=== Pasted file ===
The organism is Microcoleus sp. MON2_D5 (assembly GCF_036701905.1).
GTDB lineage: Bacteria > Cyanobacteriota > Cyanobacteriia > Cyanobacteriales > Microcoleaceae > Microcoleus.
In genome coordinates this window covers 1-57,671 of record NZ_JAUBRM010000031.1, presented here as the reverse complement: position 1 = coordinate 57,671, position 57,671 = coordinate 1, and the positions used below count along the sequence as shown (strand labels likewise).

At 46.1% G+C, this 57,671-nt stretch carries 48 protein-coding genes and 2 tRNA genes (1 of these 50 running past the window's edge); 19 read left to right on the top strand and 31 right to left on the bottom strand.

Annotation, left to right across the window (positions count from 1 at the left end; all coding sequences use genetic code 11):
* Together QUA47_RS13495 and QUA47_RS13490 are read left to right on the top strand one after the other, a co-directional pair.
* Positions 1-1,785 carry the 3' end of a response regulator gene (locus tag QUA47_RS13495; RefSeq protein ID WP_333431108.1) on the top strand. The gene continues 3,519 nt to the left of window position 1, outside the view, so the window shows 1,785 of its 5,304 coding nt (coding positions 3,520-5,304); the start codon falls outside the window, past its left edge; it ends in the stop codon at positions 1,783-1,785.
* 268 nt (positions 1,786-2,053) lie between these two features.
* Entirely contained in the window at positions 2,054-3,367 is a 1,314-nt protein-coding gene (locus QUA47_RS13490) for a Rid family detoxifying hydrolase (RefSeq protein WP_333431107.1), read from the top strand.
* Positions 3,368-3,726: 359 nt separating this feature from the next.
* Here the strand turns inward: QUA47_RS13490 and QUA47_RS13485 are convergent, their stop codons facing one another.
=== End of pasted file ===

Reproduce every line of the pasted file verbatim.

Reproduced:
The organism is Microcoleus sp. MON2_D5 (assembly GCF_036701905.1).
GTDB lineage: Bacteria > Cyanobacteriota > Cyanobacteriia > Cyanobacteriales > Microcoleaceae > Microcoleus.
In genome coordinates this window covers 1-57,671 of record NZ_JAUBRM010000031.1, presented here as the reverse complement: position 1 = coordinate 57,671, position 57,671 = coordinate 1, and the positions used below count along the sequence as shown (strand labels likewise).

At 46.1% G+C, this 57,671-nt stretch carries 48 protein-coding genes and 2 tRNA genes (1 of these 50 running past the window's edge); 19 read left to right on the top strand and 31 right to left on the bottom strand.

Annotation, left to right across the window (positions count from 1 at the left end; all coding sequences use genetic code 11):
* Together QUA47_RS13495 and QUA47_RS13490 are read left to right on the top strand one after the other, a co-directional pair.
* Positions 1-1,785 carry the 3' end of a response regulator gene (locus tag QUA47_RS13495; RefSeq protein ID WP_333431108.1) on the top strand. The gene continues 3,519 nt to the left of window position 1, outside the view, so the window shows 1,785 of its 5,304 coding nt (coding positions 3,520-5,304); the start codon falls outside the window, past its left edge; it ends in the stop codon at positions 1,783-1,785.
* 268 nt (positions 1,786-2,053) lie between these two features.
* Entirely contained in the window at positions 2,054-3,367 is a 1,314-nt protein-coding gene (locus QUA47_RS13490) for a Rid family detoxifying hydrolase (RefSeq protein WP_333431107.1), read from the top strand.
* Positions 3,368-3,726: 359 nt separating this feature from the next.
* Here the strand turns inward: QUA47_RS13490 and QUA47_RS13485 are convergent, their stop codons facing one another.